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Parisa Kamali
In many countries, a sizable share of international trade is carried out by intermediaries. While large firms tend to export to foreign markets directly, smaller firms typically export via intermediaries (indirect exporting). I document a set of facts that characterize the dynamic nature of indirect exporting using firm-level data from Vietnam and develop a dynamic trade model with both direct and indirect exporting modes and customer accumulation. The model is calibrated to match the dynamic moments of the data. The calibration yields fixed costs of indirect exporting that are less than a third of those of direct exporting, the variable costs of indirect exporting are twice higher, and demand for the indirectly exported products grows more slowly. Decomposing the gains from indirect and direct exporting, I find that 18 percent of the gains from trade in Vietnam are generated by indirect exporters. Finally, I demonstrate that a dynamic model that excludes the indirect exporting channel will overstate the welfare gains associated with trade liberalization by a factor of two.
International Monetary Fund. Research Dept.

new direct exporters, the group with indirect experience has a higher average export-to-sales ratio than the group without such experience. What are the mechanisms behind these observations ? These facts are replicated in a small open economy framework in which Vietnam is the home country and the rest of the world is the foreign country. The model builds on earlier research and extends those models to a dynamic setting. There are three types of firms: nonexporters (firms operating domestically), indirect exporters, and direct exporters. These types reflect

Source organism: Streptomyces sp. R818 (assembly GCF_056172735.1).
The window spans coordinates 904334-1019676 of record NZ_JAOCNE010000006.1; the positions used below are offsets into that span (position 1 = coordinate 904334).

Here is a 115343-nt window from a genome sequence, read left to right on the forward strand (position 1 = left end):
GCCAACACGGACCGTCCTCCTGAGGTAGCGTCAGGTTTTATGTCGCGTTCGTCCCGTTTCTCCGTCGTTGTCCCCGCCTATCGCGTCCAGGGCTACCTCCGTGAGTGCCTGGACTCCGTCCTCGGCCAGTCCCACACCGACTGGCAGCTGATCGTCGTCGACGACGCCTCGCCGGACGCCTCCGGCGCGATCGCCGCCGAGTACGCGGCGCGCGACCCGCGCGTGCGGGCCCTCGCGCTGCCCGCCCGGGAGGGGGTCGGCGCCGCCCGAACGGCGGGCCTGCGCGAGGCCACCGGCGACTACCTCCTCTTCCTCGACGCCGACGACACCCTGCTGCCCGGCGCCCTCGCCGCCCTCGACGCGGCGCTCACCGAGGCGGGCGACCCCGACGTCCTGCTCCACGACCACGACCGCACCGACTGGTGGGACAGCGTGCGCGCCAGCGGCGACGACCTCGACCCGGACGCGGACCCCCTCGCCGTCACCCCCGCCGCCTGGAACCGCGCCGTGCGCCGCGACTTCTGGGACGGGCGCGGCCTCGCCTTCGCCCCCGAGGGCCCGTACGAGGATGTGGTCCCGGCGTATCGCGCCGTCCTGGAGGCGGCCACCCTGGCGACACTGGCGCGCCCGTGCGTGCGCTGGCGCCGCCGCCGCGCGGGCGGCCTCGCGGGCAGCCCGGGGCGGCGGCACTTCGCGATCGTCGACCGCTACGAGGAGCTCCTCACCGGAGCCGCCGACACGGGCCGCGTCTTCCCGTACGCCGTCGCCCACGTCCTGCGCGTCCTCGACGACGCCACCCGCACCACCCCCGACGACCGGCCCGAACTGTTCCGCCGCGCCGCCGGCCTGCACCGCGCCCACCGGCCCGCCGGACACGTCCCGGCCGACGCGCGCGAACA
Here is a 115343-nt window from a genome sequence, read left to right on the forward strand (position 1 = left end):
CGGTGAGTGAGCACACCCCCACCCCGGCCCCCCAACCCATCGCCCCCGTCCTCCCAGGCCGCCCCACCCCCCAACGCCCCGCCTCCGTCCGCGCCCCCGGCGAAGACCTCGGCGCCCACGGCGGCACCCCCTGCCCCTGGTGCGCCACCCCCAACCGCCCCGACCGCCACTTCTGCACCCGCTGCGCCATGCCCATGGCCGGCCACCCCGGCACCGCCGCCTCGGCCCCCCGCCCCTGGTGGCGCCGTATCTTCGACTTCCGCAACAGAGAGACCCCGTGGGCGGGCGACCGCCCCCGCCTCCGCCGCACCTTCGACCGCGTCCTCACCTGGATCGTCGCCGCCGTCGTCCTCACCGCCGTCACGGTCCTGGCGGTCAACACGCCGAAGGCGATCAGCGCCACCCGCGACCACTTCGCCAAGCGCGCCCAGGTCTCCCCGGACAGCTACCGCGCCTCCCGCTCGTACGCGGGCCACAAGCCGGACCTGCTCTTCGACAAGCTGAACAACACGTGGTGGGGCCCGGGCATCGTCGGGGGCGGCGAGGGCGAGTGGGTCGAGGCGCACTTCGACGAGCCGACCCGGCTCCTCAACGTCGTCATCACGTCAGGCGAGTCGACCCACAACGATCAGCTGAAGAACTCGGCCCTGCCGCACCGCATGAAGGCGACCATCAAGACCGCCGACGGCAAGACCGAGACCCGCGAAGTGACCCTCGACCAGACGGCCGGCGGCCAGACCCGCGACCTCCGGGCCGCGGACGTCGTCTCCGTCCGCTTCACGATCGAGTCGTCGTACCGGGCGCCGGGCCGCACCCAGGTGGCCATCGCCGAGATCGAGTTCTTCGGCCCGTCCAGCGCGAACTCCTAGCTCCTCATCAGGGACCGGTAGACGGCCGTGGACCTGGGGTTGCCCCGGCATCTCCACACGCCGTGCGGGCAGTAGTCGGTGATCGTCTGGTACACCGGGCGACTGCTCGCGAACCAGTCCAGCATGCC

Parisa Kamali

Empirical Findings 2.1 Data 2.1.1 The Representativeness of World Bank and SME Surveys 2.1.2 Cross-sectional Characteristics of Indirect Exporters 2.2 Findings on the Persistence of Indirect Exporting 2.3 Findings on the Impacts of Indirect Exporting on the Extensive Margin of Direct Exporting 2.4 Findings on the Impacts of Indirect Exporting on the Export-to-Sales Ratio of Direct Exporting 3 Model 3.1 Consumers 3.2 Firms 3.2.1 Exporting Technologies 3.2.2 Customer Accumulation 3.3 The Problem of the Firm 3.3.1 Price Decision of the Firm 3